The Polgar-Bacrot match was a 4 game rapid play event in Bastia, France played from the 4th-5th November with 80 000 Fr worth of prizes. The games were very exciting and hard fought. Bacrot played excellently and beat the higher rated Judith 3-1.
1.e4 e5 2.Nf3 Nc6 3.Bb5 a6 4.Ba4 Nf6 5.0-0 b5 6.Bb3 Bc5 I am not sure what this system has been called, so I will call it the Tkachiev system for now. Bacrot won his 2 Black games with this opening, virtually ensuring victory in the match. 7.c3 d6 8.d4 Bb6 9.Be3
White chooses a solid continuation, hoping for a slight positional advantage. 9...0-0 10.Nbd2 Bb7 11.Re1 Re8 12.d5 Ne7 13.Bxb6 cxb6
An unusual structure for the Lopez (although normal in the Tkachiev variation) has arisen, where Black has doubled b-pawns but an open c-file. With her next few moves Judith aims to gain the upper hand on the queenside but Etienne has an amazing surprise waiting for her. 14.Bc2 Qd7 15.Bd3 Rec8 16.Rc1 Rc7 17.b4 g6 18.Qe2 Rac8 19.c4 Nexd5!!
An incredible move! At the cost of a piece Black shatters White's centre and opens up the diagonal for the Bb7. The idea is hardly unknown in the Lopez, but seems rather amazing here and may have come as a shock to Judith. [19...bxc4 20.Nxc4 Would have given White a serious advantage due to the weakness of the Black queenside.] 20.exd5 Nxd5 21.Be4 [21.Ne4 Qe7] 21...f5! An excellent move, now Black will win p-c4 and gain a massive pawn phalanx in the centre. 22.Bxd5+ Bxd5 23.Qd3 Be6 24.Ng5! A strong move making way for the White f-pawn. Judith must try and attack the Black pawn centre and then blockade it before it becomes mobile. 24...bxc4 25.Qh3 Qe7 26.Nxe6 Qxe6 27.Qc3 b5 28.f4! e4 29.Nf3! Qf7 30.Nd4 d5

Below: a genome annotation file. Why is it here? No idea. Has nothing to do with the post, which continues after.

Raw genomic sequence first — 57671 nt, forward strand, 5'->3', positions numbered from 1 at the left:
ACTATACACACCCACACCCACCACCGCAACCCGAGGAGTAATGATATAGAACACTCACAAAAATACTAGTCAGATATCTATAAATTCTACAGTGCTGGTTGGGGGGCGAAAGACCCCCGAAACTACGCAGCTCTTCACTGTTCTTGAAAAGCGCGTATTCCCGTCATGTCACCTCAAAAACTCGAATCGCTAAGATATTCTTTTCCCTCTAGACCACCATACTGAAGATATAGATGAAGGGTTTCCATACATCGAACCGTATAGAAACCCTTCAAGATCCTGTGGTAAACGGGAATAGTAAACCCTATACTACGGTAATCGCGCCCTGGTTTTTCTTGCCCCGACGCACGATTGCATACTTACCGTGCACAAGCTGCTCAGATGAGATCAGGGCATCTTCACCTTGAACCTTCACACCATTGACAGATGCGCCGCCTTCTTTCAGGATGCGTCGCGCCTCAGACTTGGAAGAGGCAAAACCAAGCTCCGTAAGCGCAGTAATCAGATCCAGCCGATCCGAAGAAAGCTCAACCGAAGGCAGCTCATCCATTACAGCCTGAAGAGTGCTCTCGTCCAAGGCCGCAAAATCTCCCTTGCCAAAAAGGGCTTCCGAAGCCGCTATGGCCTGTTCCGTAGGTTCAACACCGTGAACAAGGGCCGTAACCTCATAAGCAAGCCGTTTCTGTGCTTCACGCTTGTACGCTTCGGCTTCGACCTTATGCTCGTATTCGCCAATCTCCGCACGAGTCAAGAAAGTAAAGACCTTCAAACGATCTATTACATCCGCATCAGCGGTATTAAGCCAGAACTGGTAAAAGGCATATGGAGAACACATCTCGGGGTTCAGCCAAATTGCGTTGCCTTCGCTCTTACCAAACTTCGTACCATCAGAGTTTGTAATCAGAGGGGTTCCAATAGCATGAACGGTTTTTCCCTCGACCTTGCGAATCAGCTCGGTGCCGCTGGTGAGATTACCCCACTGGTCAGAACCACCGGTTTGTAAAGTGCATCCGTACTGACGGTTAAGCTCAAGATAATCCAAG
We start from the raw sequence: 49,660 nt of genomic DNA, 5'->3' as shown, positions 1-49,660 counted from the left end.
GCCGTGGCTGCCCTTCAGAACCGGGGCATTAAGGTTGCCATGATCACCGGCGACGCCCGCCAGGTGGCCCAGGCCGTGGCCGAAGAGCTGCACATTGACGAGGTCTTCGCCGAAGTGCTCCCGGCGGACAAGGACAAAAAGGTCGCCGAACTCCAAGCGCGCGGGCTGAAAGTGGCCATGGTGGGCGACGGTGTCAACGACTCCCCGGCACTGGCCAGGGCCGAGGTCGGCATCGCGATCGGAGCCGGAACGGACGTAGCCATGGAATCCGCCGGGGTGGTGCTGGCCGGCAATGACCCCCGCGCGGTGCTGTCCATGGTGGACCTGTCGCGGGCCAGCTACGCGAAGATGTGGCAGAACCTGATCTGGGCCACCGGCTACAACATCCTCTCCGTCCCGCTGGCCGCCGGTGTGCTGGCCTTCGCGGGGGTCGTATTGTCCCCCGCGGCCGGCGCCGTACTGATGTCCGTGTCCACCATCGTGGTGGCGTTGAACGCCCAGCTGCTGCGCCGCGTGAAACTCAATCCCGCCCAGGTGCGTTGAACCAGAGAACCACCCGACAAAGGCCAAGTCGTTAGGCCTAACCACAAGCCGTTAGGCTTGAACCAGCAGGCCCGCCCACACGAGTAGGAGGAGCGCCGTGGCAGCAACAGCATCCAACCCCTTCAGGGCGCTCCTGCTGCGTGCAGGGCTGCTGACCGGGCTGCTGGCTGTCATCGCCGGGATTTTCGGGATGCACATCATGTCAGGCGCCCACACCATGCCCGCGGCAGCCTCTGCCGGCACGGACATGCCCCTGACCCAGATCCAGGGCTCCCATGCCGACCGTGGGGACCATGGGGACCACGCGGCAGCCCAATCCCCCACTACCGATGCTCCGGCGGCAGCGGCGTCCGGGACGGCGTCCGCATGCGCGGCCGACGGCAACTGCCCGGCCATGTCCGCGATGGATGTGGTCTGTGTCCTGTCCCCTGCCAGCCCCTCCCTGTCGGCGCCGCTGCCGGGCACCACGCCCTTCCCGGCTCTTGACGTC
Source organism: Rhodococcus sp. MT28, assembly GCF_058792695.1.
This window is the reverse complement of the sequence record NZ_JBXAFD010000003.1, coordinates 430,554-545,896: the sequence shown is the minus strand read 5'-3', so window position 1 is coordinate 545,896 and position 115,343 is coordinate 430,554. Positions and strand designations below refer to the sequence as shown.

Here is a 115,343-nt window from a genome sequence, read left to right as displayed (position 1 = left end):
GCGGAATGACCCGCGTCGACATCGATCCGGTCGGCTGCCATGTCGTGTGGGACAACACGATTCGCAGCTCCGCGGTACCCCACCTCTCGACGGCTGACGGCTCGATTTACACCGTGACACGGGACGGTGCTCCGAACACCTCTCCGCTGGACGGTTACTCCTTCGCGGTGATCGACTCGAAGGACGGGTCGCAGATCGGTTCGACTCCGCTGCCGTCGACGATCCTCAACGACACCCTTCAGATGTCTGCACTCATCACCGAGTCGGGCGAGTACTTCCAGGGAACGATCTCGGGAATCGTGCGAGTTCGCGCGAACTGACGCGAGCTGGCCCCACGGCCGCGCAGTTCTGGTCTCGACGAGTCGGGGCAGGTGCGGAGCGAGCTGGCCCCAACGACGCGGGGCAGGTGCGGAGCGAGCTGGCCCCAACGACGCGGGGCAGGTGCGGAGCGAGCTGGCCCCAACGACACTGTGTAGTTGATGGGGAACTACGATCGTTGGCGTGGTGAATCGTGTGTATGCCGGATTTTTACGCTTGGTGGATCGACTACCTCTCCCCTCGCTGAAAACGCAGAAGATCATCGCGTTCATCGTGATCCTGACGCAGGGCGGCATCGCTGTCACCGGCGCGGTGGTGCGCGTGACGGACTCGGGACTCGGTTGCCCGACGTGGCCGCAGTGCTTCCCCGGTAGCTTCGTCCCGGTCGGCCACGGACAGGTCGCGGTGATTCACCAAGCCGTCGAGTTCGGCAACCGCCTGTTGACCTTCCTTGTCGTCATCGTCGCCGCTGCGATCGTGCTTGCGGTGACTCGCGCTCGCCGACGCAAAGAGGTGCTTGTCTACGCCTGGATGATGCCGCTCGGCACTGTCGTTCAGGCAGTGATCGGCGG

White has succeeded in blockading Black's 3 (!) passed pawns. 31.Rcd1 Re8 32.Kf2 Qg7 33.h4 Rce7 34.Re3 Rd7
It seems to me that the position is in a rough state of balance, as White has blockaded the Black pawns but in doing so is tied down and will find it difficult to undertake any active operations. However Judith is not content with waiting around and now sacrifices a pawn in order to infiltrate the Black position with her queen. Unfortunately her winning attempt backfires... 35.h5? Qh6 36.Ne2 Qxh5 37.Qf6 Qh6 38.Qc6 Red8 39.Qe6+ Kh8 40.Rh3 Qg7 Now Judith is in serious trouble, as 41...d4 is threatened, as is 41...Rd6 exchanging off the queens and leaving White with a weak e-pawn. 41.Nd4 Rd6 42.Qe5 Qxe5 43.fxe5 Rb6 44.Ke3 Kg7 45.Ne2 Re6! 46.Nd4?